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Government spending, rights, and civil liberties

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  • de Mello, Luiz
  • Sab, Randa

Abstract

Government spending plays a critical role in protecting and enforcing rights and civil liberties. Empirical evidence for a sample of industrial and developing countries shows that government expenditures on defense, law and order, social security, education, and health care are associated with three rights indicators—property rights, equality of citizens before the law, and economic freedom. In particular, an increase in spending on law and order seems to improve the indicators of rights and civil liberties, and lower budget deficits seem to improve property rights and equality before the law. Of great importance is the finding that corruption is associated with worse rights indicators.

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Bibliographic Info

Article provided by Elsevier in its journal International Review of Law and Economics.

Volume (Year): 22 (2002)
Issue (Month): 3 (September)
Pages: 257-276

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Handle: RePEc:eee:irlaec:v:22:y:2002:i:3:p:257-276

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Web page: http://www.elsevier.com/locate/irle

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References

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  1. Fox, Jonathan, 1996. "How does civil society thicken? the political construction of social capital in rural Mexico," World Development, Elsevier, vol. 24(6), pages 1089-1103, June.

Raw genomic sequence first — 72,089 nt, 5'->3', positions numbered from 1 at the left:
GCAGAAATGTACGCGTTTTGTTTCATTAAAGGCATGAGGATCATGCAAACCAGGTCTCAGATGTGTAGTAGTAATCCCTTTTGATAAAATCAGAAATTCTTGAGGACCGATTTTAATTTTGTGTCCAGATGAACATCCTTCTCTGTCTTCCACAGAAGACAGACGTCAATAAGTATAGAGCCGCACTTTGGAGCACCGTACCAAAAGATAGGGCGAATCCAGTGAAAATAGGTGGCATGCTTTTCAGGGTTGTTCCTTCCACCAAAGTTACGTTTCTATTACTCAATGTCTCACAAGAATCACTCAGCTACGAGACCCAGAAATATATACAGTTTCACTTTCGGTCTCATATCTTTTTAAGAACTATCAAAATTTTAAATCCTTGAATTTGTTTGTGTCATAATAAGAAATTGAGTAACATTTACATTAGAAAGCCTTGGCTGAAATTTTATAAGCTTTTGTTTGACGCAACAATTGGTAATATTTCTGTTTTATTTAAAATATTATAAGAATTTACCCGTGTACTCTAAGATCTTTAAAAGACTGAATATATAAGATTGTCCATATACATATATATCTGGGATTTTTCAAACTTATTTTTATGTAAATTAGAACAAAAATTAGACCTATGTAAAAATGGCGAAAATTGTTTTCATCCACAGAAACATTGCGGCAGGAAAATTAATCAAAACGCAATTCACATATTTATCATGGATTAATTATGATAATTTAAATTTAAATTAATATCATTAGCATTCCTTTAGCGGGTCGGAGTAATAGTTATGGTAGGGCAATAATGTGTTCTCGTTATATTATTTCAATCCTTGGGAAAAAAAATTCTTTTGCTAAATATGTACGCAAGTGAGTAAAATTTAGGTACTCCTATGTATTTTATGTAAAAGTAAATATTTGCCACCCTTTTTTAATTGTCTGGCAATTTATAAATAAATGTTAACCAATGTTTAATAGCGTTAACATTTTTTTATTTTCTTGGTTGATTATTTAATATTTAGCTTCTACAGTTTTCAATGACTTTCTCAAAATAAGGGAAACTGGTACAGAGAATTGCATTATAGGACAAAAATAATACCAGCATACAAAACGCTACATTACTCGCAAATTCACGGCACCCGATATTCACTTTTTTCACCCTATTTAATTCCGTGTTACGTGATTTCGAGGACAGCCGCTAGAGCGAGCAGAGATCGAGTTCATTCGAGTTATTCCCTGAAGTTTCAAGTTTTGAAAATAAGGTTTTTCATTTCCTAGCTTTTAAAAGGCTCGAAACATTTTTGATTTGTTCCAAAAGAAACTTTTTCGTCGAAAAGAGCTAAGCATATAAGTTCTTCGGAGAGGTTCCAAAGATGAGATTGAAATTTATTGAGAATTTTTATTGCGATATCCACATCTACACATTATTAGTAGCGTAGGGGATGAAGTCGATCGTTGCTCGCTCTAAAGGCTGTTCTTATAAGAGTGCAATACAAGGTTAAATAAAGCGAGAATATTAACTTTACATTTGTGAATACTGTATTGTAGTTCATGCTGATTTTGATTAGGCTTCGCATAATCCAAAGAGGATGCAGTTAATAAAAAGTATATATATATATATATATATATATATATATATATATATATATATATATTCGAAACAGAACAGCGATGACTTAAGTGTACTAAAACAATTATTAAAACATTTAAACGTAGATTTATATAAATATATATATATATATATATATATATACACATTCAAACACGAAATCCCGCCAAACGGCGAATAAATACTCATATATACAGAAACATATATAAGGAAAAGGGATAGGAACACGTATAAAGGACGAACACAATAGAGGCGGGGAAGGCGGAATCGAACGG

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  7. Kneller, Richard & Bleaney, Michael F. & Gemmell, Norman, 1999. "Fiscal policy and growth: evidence from OECD countries," Journal of Public Economics, Elsevier, vol. 74(2), pages 171-190, November.
  8. Johnson, Simon & Kaufmann, Daniel & Zoido-Lobaton, Pablo, 1998. "Regulatory Discretion and the Unofficial Economy," American Economic Review, American Economic Association, vol. 88(2), pages 387-92, May.
  9. Luiz R. De Mello Jr., 2004. "Can Fiscal Decentralization Strengthen Social Capital?," Public Finance Review, , vol. 32(1), pages 4-35, January.
  10. Isham, Jonathan & Kaufmann, Daniel & Pritchett, Lant H, 1997. "Civil Liberties, Democracy, and the Performance of Government Projects," World Bank Economic Review, World Bank Group, vol. 11(2), pages 219-42, May.
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Cited by:
  1. Jorge Martinez-Vazquez & Baoyun Qiao & Li Zhang, 2007. "The Role of Provincial Policies in Fiscal Equalization Outcomes in China," International Center for Public Policy Working Paper Series, at AYSPS, GSU paper0705, International Center for Public Policy, Andrew Young School of Policy Studies, Georgia State University.
  2. Vatcharin Sirimaneetham, 2006. "What drives liberal policies in developing countries?," Bristol Economics Discussion Papers 06/587, Department of Economics, University of Bristol, UK.
  3. Muethel, Miriam & Hoegl, Martin, 2010. "Cultural and societal influences on shared leadership in globally dispersed teams," Journal of International Management, Elsevier, vol. 16(3), pages 234-246, September.

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